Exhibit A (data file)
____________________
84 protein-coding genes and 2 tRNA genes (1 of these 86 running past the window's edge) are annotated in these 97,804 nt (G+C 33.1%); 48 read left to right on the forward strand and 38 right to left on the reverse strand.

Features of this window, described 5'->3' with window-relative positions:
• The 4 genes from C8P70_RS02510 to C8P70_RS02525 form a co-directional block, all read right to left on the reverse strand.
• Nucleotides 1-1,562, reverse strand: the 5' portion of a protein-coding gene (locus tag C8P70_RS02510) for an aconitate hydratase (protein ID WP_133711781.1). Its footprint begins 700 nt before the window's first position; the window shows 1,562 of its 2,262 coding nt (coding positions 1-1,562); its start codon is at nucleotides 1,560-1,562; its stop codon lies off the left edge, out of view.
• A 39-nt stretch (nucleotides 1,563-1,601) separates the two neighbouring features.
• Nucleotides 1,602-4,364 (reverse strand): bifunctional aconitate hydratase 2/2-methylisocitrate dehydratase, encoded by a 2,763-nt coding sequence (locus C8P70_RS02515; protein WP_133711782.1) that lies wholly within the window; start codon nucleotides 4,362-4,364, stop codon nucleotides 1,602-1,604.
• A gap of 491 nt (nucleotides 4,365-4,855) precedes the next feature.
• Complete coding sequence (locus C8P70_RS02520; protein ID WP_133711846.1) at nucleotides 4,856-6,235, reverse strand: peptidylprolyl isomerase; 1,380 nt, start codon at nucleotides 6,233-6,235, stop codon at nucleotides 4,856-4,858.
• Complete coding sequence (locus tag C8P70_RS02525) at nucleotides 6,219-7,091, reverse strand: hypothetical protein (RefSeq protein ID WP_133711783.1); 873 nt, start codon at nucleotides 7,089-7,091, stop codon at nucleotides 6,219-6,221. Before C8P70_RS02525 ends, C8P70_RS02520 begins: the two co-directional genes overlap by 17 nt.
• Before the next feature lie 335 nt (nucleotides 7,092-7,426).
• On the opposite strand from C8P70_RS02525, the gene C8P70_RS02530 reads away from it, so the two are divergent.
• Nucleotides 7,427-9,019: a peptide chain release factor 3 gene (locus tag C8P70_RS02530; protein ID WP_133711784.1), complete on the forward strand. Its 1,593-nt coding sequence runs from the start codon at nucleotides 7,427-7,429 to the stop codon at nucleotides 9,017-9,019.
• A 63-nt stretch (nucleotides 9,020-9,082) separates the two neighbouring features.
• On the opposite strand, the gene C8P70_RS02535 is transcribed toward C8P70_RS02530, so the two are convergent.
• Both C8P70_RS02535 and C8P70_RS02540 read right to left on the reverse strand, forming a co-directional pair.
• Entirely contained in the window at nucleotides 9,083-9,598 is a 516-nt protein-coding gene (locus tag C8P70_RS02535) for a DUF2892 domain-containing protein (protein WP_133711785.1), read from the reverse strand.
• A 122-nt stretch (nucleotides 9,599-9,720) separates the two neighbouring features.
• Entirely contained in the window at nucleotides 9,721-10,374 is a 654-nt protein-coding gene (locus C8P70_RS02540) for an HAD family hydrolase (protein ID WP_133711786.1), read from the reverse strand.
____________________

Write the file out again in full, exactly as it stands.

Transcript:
84 protein-coding genes and 2 tRNA genes (1 of these 86 running past the window's edge) are annotated in these 97,804 nt (G+C 33.1%); 48 read left to right on the forward strand and 38 right to left on the reverse strand.

Features of this window, described 5'->3' with window-relative positions:
• The 4 genes from C8P70_RS02510 to C8P70_RS02525 form a co-directional block, all read right to left on the reverse strand.
• Nucleotides 1-1,562, reverse strand: the 5' portion of a protein-coding gene (locus tag C8P70_RS02510) for an aconitate hydratase (protein ID WP_133711781.1). Its footprint begins 700 nt before the window's first position; the window shows 1,562 of its 2,262 coding nt (coding positions 1-1,562); its start codon is at nucleotides 1,560-1,562; its stop codon lies off the left edge, out of view.
• A 39-nt stretch (nucleotides 1,563-1,601) separates the two neighbouring features.
• Nucleotides 1,602-4,364 (reverse strand): bifunctional aconitate hydratase 2/2-methylisocitrate dehydratase, encoded by a 2,763-nt coding sequence (locus C8P70_RS02515; protein WP_133711782.1) that lies wholly within the window; start codon nucleotides 4,362-4,364, stop codon nucleotides 1,602-1,604.
• A gap of 491 nt (nucleotides 4,365-4,855) precedes the next feature.
• Complete coding sequence (locus C8P70_RS02520; protein ID WP_133711846.1) at nucleotides 4,856-6,235, reverse strand: peptidylprolyl isomerase; 1,380 nt, start codon at nucleotides 6,233-6,235, stop codon at nucleotides 4,856-4,858.
• Complete coding sequence (locus tag C8P70_RS02525) at nucleotides 6,219-7,091, reverse strand: hypothetical protein (RefSeq protein ID WP_133711783.1); 873 nt, start codon at nucleotides 7,089-7,091, stop codon at nucleotides 6,219-6,221. Before C8P70_RS02525 ends, C8P70_RS02520 begins: the two co-directional genes overlap by 17 nt.
• Before the next feature lie 335 nt (nucleotides 7,092-7,426).
• On the opposite strand from C8P70_RS02525, the gene C8P70_RS02530 reads away from it, so the two are divergent.
• Nucleotides 7,427-9,019: a peptide chain release factor 3 gene (locus tag C8P70_RS02530; protein ID WP_133711784.1), complete on the forward strand. Its 1,593-nt coding sequence runs from the start codon at nucleotides 7,427-7,429 to the stop codon at nucleotides 9,017-9,019.
• A 63-nt stretch (nucleotides 9,020-9,082) separates the two neighbouring features.
• On the opposite strand, the gene C8P70_RS02535 is transcribed toward C8P70_RS02530, so the two are convergent.
• Both C8P70_RS02535 and C8P70_RS02540 read right to left on the reverse strand, forming a co-directional pair.
• Entirely contained in the window at nucleotides 9,083-9,598 is a 516-nt protein-coding gene (locus tag C8P70_RS02535) for a DUF2892 domain-containing protein (protein WP_133711785.1), read from the reverse strand.
• A 122-nt stretch (nucleotides 9,599-9,720) separates the two neighbouring features.
• Entirely contained in the window at nucleotides 9,721-10,374 is a 654-nt protein-coding gene (locus C8P70_RS02540) for an HAD family hydrolase (protein ID WP_133711786.1), read from the reverse strand.